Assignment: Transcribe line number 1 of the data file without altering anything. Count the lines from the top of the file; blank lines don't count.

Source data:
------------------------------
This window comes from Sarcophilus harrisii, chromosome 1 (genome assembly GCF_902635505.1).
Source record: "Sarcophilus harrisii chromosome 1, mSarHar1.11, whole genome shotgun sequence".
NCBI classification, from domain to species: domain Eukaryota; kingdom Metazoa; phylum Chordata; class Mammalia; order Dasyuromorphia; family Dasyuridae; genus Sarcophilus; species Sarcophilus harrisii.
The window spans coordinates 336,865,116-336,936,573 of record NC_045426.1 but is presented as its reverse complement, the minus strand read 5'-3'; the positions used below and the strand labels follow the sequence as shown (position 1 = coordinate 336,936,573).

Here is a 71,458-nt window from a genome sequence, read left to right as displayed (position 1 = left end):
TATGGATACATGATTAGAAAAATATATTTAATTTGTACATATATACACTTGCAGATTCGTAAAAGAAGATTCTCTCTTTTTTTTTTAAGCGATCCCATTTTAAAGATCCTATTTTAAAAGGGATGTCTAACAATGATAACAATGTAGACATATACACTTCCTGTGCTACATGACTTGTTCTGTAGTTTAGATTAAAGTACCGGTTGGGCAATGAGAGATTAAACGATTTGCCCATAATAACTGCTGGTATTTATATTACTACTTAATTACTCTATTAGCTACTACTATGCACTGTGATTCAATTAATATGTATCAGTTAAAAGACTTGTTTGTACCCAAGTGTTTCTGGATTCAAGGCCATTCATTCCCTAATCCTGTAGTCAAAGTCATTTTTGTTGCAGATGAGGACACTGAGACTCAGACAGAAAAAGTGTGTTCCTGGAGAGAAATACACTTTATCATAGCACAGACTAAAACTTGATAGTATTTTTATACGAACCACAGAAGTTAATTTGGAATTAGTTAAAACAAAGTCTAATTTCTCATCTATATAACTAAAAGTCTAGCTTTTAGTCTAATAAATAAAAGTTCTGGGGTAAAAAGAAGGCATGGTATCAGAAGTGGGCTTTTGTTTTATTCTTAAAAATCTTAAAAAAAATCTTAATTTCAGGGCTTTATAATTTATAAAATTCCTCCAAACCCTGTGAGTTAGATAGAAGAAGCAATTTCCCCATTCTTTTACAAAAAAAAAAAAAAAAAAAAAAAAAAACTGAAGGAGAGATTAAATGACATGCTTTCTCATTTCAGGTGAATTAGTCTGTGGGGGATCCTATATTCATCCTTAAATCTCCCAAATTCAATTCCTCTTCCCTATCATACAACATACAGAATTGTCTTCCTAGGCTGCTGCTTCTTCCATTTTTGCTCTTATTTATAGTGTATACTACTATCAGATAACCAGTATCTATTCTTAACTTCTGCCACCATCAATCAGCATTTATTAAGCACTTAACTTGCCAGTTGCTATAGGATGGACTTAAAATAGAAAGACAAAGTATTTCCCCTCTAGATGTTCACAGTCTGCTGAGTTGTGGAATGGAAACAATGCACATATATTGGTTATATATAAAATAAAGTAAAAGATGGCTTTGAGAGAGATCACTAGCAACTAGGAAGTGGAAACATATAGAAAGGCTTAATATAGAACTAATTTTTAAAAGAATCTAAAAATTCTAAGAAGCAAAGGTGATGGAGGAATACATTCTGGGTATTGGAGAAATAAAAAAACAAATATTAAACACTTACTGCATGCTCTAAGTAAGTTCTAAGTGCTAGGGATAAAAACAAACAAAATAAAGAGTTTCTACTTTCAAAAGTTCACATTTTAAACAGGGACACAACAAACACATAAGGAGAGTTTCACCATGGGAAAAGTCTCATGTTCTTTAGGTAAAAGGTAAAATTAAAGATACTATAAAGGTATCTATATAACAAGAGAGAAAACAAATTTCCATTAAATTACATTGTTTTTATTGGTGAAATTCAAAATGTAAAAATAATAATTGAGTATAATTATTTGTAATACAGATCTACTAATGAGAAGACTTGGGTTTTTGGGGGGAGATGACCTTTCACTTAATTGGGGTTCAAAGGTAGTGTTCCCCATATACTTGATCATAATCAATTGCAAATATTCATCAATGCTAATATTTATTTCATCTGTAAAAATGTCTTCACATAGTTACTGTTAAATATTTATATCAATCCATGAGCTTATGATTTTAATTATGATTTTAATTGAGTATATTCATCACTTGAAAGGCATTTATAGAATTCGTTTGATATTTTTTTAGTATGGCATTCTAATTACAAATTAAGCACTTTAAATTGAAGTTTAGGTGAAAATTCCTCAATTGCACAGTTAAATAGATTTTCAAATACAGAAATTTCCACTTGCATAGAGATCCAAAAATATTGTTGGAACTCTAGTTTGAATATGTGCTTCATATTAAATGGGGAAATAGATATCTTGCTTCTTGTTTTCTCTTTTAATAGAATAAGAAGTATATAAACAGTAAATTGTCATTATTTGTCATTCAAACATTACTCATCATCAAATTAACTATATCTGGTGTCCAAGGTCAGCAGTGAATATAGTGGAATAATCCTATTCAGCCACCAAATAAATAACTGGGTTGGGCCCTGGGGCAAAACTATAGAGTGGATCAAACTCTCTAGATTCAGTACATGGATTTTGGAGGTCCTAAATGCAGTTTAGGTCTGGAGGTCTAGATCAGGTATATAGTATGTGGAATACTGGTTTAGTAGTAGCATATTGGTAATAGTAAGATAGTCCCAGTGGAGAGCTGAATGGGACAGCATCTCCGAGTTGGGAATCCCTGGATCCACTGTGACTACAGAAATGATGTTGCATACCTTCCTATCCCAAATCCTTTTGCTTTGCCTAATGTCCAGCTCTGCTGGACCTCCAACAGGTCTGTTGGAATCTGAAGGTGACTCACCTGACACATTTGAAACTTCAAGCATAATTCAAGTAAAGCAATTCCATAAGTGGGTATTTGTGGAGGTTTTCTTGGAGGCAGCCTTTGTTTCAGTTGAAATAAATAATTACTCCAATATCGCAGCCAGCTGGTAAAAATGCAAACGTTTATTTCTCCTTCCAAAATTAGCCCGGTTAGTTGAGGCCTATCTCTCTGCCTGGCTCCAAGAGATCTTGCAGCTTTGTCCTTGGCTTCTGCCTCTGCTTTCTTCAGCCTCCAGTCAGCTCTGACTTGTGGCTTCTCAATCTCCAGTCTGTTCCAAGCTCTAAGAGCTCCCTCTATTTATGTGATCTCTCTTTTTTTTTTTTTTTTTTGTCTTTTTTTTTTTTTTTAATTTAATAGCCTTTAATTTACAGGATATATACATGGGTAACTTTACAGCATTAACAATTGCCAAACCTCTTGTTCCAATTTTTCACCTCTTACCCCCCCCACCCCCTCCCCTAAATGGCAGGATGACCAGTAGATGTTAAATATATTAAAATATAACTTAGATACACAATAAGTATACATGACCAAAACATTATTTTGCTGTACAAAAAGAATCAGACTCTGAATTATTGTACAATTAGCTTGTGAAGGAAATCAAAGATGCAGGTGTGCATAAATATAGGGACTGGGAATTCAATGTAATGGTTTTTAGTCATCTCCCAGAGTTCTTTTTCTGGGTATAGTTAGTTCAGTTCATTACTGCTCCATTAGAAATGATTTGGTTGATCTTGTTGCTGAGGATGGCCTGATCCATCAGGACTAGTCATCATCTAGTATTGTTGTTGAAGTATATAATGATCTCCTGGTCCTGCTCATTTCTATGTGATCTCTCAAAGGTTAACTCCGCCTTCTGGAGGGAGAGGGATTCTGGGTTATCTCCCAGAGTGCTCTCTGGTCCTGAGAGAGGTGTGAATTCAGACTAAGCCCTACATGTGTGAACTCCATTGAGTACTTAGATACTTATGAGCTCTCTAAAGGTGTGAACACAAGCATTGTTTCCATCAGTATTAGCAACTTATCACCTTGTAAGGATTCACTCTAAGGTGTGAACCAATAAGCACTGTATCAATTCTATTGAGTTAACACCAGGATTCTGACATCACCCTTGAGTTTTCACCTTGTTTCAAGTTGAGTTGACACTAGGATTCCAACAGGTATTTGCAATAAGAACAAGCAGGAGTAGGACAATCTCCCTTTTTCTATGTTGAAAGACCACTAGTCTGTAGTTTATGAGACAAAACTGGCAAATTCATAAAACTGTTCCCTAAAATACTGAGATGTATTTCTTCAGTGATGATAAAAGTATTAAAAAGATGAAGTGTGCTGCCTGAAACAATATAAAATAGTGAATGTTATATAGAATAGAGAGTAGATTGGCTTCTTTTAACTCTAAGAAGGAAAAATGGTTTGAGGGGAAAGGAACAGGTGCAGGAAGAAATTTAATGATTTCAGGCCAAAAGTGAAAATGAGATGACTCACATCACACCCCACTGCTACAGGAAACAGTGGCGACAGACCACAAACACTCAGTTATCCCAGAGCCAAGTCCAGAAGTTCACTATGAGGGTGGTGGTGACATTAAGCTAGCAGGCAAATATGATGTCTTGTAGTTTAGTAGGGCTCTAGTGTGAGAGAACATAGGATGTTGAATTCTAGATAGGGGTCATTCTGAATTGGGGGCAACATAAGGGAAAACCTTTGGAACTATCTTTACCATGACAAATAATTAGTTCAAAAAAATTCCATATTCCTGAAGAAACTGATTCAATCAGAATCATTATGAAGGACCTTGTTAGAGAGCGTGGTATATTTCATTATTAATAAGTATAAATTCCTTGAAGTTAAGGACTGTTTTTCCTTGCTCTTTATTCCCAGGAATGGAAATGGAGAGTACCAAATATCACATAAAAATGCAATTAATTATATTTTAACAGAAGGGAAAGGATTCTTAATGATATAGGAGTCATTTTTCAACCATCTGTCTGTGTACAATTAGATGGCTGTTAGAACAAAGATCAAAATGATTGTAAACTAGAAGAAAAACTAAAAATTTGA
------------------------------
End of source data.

This window comes from Sarcophilus harrisii, chromosome 1 (genome assembly GCF_902635505.1).